Your music is very spiritual and very much rooted in the language and traditions of isiXhosa. Does this have anything to do with emphasizing and celebrating identity?
“Yes, it has a lot to do with identity, I grew up in a time where it was important to sing in your language and even the artists that I liked back then, Thandiswa [Mazwai] and Kwani Experience, made it important to re-identify yourself in a South African context and that became very important to me.”
Who inspires your music?
“There’s a lot of people that inspire my music who include: Tracy Chapman, Oliver Mtukudzi, Jabu Khanyile and Busi Mhlongo. I sometimes go back and listen to their music and realise how I’ve grown up.”
How does it feel to be recognized as an international artist with cross over music?
“I’m happy that I am becoming an international artist. I got into music because I love it and never really posed the questions of ‘will I be an international artist or will I cross over?’. I just wanted to be a great musician. I’m happy that doing what I love has afforded me some sort of respect, appreciation and travel, it’s a blessing. When I made ‘Mangaliso’ we had a concept at the back of our minds, that we want to make South African music with an international appeal, then with the current album we didn’t even consider that concept, it’s just been about vibes, the feeling, and the beat which makes it very different.”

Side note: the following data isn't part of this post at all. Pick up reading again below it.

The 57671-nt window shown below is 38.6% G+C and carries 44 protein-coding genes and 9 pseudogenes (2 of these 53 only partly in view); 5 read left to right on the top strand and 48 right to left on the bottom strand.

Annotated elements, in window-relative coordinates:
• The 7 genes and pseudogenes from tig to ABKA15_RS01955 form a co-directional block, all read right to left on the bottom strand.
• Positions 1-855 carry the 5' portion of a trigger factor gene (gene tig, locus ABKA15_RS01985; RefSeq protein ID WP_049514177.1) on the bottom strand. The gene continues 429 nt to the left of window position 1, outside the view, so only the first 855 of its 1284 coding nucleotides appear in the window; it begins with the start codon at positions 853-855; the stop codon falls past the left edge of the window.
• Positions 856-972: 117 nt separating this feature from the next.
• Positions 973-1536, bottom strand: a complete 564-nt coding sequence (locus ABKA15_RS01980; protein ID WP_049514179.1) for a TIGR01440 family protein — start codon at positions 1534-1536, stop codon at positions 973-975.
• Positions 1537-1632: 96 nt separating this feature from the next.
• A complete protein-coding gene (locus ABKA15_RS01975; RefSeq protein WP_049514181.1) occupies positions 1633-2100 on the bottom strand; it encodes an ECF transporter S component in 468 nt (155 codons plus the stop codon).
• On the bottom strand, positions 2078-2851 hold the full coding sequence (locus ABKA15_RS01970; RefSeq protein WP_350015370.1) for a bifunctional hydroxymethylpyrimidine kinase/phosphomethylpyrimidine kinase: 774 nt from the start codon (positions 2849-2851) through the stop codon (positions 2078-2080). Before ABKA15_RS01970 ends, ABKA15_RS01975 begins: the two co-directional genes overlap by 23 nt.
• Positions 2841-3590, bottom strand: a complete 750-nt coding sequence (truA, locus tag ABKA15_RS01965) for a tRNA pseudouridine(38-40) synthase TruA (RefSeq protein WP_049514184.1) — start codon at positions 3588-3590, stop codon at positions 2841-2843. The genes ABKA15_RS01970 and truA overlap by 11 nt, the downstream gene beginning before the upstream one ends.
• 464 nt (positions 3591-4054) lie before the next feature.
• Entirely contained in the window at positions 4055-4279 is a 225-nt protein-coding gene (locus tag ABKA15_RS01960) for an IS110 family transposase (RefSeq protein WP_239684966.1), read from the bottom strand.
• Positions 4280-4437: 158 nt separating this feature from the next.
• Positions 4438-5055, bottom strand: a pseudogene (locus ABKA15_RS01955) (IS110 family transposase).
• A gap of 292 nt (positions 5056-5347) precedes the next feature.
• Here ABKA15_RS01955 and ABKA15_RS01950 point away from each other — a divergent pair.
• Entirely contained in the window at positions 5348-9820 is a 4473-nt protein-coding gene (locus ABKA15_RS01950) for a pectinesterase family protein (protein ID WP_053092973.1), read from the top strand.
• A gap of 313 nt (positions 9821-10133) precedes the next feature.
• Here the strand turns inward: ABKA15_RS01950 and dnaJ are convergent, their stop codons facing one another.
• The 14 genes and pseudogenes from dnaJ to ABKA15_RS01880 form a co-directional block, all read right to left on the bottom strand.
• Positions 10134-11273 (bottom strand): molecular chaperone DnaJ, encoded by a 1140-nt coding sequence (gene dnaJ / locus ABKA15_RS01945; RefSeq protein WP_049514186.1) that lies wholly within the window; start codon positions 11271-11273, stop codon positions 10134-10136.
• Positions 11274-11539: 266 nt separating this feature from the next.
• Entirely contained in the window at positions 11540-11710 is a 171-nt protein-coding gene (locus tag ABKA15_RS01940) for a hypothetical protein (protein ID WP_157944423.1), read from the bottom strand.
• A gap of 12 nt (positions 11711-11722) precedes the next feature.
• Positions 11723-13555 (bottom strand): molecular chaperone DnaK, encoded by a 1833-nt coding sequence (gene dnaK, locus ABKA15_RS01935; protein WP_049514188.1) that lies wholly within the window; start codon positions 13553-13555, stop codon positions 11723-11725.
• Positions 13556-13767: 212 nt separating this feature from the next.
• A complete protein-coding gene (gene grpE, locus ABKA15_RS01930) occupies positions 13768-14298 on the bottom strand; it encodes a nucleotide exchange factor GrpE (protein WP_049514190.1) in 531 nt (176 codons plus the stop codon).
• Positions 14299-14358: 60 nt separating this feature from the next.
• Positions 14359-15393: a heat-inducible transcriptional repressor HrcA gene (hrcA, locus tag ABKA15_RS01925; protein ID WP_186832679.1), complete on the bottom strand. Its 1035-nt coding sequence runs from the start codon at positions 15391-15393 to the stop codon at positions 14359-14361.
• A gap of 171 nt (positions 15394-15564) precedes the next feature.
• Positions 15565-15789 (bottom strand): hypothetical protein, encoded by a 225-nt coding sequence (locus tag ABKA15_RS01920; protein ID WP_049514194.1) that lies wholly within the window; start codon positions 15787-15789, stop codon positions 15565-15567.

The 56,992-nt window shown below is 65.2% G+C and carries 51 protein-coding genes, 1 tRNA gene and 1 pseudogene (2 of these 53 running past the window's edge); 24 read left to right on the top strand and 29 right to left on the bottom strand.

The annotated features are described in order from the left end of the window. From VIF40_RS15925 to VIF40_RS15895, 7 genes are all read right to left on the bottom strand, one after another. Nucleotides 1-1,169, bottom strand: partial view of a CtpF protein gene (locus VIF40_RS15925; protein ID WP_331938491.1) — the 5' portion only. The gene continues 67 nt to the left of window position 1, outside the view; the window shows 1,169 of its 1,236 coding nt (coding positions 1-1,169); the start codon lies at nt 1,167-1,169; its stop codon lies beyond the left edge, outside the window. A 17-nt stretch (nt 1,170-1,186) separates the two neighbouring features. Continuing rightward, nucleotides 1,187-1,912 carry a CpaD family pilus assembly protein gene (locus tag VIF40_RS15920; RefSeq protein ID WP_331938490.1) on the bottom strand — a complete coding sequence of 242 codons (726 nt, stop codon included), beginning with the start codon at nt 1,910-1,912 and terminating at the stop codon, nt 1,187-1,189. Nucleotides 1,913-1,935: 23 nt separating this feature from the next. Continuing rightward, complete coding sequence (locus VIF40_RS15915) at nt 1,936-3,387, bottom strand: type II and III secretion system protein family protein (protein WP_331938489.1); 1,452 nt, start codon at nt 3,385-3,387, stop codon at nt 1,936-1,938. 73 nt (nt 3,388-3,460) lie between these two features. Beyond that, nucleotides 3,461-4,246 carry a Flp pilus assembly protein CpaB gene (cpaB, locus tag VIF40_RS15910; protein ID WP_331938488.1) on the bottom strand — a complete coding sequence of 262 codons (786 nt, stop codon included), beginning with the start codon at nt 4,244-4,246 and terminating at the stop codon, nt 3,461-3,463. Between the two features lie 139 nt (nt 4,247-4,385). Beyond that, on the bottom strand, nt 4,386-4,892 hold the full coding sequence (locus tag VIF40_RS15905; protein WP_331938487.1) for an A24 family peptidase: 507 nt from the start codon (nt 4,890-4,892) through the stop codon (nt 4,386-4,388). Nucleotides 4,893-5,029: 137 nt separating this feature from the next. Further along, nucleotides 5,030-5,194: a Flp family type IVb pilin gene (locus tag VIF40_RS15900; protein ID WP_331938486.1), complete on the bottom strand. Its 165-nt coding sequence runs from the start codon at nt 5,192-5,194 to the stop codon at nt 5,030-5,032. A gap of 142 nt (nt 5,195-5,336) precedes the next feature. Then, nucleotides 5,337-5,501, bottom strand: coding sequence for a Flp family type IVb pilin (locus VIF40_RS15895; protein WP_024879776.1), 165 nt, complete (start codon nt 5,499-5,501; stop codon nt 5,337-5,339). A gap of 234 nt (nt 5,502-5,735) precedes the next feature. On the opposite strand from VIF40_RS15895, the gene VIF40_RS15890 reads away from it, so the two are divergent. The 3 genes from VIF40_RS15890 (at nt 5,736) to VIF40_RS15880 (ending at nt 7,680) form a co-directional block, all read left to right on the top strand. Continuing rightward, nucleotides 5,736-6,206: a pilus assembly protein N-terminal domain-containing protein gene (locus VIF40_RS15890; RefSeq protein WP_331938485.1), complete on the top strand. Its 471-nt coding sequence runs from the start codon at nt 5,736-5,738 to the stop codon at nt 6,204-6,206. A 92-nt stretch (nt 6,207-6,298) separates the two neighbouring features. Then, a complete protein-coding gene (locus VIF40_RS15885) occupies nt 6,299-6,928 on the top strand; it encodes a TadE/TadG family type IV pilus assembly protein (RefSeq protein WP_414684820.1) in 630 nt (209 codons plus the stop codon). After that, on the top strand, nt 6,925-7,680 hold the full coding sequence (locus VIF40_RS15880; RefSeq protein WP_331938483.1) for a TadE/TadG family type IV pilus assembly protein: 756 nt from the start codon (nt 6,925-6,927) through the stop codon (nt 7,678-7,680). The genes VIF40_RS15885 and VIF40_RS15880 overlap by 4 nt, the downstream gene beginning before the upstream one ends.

What advice would you give to someone that looks up to and wants to be an artist?
“Music can be a very good business when approached correctly. There’s a whole big world in music where the person should have a message that they want to offer. Definitely, be prepared for a lot of hard work and if you persevere, it can open up a lot of great opportunities.”